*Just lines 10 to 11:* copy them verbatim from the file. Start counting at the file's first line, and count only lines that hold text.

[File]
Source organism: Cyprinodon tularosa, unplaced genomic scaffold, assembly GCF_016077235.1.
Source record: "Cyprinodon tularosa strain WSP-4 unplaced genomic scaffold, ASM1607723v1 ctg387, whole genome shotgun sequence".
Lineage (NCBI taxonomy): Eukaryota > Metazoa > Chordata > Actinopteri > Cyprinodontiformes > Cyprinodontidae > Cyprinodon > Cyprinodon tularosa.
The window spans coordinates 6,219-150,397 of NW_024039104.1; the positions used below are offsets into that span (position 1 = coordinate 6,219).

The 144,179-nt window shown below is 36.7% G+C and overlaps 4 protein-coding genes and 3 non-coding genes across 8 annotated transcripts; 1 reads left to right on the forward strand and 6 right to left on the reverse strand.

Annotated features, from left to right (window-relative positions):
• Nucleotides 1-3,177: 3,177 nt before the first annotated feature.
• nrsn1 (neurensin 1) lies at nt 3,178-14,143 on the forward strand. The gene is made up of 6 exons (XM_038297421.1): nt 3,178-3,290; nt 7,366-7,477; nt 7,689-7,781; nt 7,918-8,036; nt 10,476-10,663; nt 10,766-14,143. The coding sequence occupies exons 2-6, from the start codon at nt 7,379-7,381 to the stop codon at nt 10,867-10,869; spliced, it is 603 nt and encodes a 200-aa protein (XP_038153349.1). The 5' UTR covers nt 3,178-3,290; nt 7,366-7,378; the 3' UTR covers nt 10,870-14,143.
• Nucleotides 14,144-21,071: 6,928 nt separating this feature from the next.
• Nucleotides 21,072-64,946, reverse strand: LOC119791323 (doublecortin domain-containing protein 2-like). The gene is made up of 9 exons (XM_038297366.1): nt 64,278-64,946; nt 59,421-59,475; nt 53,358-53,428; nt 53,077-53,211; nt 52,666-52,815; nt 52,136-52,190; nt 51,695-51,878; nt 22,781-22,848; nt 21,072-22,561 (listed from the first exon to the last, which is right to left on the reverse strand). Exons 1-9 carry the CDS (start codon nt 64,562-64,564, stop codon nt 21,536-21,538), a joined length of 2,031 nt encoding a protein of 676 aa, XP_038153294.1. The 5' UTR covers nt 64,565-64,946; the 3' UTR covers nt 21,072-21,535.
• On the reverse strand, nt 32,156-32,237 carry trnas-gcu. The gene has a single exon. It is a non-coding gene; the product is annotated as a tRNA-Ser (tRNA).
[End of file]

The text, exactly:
• Nucleotides 21,072-64,946, reverse strand: LOC119791323 (doublecortin domain-containing protein 2-like). The gene is made up of 9 exons (XM_038297366.1): nt 64,278-64,946; nt 59,421-59,475; nt 53,358-53,428; nt 53,077-53,211; nt 52,666-52,815; nt 52,136-52,190; nt 51,695-51,878; nt 22,781-22,848; nt 21,072-22,561 (listed from the first exon to the last, which is right to left on the reverse strand). Exons 1-9 carry the CDS (start codon nt 64,562-64,564, stop codon nt 21,536-21,538), a joined length of 2,031 nt encoding a protein of 676 aa, XP_038153294.1. The 5' UTR covers nt 64,565-64,946; the 3' UTR covers nt 21,072-21,535.
• On the reverse strand, nt 32,156-32,237 carry trnas-gcu. The gene has a single exon. It is a non-coding gene; the product is annotated as a tRNA-Ser (tRNA).